"Beneath the wooden floor you stand on is a concrete foundation, and under that is soil," said Native American Hip-Hop artist Supaman. "In that soil is the blood and dust and bones of the native people. Under The Wilma is the blood and dust and bones of the native people."
Supaman gave a free community concert at the Wilma Theatre on June 28, perfectly blending hip-hop beats and cultural teaching for an educational and inspiring tone.
His audience, mostly younger kids and teens, enjoyed the interactivity and learning as much as they enjoyed the music. They smiled and laughed, eagerly engaging in Supaman's instructions, "Turn to your neighbor and give them three compliments!" he shouted from stage. "Now hug your other neighbor, hopefully its not you ex!"
The concert was part of the Montana Arts Integration Conference taking place at the University of Montana this week. The conference, keyed toward educators, administration, and policy makers, focuses on defining and learning about arts integration, and making connections within the arts community of Montana.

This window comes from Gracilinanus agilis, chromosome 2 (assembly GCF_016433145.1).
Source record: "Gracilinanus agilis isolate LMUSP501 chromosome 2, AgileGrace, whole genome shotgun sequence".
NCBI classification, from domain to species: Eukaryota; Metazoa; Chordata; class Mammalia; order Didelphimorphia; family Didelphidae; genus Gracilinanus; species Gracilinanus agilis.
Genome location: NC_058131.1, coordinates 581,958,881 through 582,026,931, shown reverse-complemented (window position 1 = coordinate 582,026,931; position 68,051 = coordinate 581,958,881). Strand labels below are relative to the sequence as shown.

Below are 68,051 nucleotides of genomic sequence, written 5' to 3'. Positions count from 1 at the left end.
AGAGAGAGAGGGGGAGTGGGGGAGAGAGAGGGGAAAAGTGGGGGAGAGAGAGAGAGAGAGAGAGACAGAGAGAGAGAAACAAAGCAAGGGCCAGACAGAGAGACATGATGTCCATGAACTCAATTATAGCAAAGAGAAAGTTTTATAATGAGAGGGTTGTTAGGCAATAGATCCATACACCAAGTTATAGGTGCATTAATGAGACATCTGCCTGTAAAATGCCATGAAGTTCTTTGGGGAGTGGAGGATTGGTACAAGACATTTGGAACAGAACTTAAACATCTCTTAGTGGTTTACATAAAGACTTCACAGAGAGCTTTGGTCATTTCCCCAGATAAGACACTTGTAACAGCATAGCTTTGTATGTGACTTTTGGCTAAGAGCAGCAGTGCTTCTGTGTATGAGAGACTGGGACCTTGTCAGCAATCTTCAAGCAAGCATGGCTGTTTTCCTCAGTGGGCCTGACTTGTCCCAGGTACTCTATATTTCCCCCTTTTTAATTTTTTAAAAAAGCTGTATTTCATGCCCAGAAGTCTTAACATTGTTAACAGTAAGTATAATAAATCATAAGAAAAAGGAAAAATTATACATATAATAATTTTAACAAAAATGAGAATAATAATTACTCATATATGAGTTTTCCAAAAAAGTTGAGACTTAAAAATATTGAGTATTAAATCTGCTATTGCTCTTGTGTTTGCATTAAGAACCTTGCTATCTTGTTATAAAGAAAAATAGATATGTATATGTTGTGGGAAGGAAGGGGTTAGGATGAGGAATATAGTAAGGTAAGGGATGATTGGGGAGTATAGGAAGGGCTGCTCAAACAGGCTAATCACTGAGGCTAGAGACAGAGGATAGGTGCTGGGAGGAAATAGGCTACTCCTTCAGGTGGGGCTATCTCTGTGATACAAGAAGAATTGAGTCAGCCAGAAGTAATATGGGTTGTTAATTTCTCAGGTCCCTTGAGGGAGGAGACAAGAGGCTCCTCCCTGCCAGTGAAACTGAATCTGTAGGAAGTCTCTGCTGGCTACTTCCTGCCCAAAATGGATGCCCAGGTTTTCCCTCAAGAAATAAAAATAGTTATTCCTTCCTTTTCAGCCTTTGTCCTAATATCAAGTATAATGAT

The concert, in keeping with the theme of arts education, featured the Whizpops, as an opener. The Whizpops write educational, simple pop songs to help kids learn important lessons about wildlife and the natural world. Their most recent album, Ranger Rick's Trail Mix, features songs exclusively about endangered species. The group has received the Parent's Choice Foundation's award for recommended listening.
- Nonoka Mori, Dante Filpula Ankney & Erin Sargent / Montana Kaimin
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